Bartok’s Fifth String Quarter
Several years ago, in a seminar on modern and postmodern lit, I wrote a fun paper on Ezra Pound’s music criticism. In particular, I was interested in Pound’s admiration for Bartok’s String Quartet #5, which he described as:
a work in [Bartok’s] own idiom, consistently in his own idiom, built up into a complete and coherent structure. It is like no other known quartet. It definitely adds to the literature or whatever we are to call articulate repertory of work written for four stringed instruments. It projects from the preceding borders and frontiers of quartet composition, and is highly satisfactory in so doing.
Any study of Pound and music is inherently fraught with problems. Though he was able to play the clavichord, Pound never received formal training in music theory and lacked experience as a performer. As a composer, Pound has only one major work to his name, Le Testament de Villon, an opera first performed in 1926. By his own admission, Pound was also quite tone deaf, a fact not lost on his friends. Upon hearing of Pound’s work on Le Testament, William Carlos Williams joked, “Pound writing an opera? Why, he doesn’t know one note from another.”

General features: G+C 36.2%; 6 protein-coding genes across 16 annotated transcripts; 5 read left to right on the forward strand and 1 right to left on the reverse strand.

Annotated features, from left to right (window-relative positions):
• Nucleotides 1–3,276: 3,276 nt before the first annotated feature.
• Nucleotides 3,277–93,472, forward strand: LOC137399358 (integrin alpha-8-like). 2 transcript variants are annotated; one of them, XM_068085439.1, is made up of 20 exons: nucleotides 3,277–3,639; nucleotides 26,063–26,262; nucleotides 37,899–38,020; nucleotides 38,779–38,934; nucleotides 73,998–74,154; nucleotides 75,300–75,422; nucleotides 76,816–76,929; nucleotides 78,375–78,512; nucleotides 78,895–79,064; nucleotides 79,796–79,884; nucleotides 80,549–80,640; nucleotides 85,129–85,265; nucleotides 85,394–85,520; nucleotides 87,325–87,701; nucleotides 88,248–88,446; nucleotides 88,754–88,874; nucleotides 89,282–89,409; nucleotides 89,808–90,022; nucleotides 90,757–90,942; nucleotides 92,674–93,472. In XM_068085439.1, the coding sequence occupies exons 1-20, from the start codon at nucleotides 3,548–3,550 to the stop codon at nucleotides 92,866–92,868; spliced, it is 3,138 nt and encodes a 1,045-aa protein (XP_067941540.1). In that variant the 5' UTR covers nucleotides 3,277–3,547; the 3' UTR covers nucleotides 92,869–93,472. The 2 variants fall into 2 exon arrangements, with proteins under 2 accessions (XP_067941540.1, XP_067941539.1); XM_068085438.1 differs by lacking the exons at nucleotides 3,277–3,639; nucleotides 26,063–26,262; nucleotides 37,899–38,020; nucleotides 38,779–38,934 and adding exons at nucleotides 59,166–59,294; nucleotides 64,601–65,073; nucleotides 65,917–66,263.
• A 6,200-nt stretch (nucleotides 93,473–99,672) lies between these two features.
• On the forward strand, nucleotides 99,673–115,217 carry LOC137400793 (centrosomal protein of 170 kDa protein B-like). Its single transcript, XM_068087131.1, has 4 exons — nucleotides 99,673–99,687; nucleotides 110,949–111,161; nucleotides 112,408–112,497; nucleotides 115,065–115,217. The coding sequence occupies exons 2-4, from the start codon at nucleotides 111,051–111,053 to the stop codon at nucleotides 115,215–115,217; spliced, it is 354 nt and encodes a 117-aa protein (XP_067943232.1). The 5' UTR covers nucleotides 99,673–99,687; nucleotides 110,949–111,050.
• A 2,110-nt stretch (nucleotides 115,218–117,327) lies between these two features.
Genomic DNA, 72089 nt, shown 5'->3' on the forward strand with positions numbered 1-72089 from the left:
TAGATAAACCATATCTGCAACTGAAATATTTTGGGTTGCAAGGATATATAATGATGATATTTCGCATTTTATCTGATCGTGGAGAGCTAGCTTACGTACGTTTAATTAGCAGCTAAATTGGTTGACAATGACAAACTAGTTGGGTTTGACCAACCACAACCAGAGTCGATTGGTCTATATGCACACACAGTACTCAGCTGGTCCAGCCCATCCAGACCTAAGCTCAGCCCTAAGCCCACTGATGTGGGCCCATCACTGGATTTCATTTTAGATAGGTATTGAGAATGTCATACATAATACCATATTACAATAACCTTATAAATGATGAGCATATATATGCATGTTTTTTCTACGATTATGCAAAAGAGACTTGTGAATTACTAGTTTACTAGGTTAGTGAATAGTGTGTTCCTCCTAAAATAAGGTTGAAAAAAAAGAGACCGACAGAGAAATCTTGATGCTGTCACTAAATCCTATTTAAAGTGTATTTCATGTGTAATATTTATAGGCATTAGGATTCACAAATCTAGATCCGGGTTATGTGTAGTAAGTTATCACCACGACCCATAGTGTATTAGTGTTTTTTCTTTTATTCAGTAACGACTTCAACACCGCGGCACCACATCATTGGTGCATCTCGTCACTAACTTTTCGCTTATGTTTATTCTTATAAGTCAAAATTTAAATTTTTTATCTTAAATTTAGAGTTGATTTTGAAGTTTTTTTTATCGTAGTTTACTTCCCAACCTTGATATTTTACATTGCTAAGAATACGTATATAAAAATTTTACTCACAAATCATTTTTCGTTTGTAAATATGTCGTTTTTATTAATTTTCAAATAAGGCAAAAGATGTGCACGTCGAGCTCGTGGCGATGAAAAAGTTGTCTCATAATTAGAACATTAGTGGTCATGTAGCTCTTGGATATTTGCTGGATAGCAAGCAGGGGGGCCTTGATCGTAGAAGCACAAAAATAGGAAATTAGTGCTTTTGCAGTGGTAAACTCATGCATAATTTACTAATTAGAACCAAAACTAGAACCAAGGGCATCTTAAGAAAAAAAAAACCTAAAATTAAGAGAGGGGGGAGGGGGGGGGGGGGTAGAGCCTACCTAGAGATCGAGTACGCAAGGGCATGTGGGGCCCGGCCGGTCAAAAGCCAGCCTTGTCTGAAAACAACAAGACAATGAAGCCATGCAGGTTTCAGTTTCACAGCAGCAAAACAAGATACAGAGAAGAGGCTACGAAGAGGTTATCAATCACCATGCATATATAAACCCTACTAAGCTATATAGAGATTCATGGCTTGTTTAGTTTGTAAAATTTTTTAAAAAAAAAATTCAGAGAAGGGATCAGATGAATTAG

In his published criticism, Pound often responds to the music viscerally — the way it makes him “feel” — rather than formally. Except for the occasional “pizzicati” or “counterpoint,” his reviews are often devoid of technical terminology. He seems conscious of his own weaknesses and protects himself by couching his attacks in comments like, “at least I felt” and “seemed to me.” That his opinions often mirrored those of his musical advisors of the moment — George Antheil and Tibor Serly, in particular — has also not gone unnoticed by his critics.
As I’ve never cared too much for most of The Cantos, my paper turned into a formal analysis of Bartok’s quartet, which really is a remarkable piece. The second movement, the Adagio Molto, is beautifully dissonant— one of those remarkable collisions of modernist invention and melody. People who “don’t like” post-Romantic music have surely never heard the Fifth.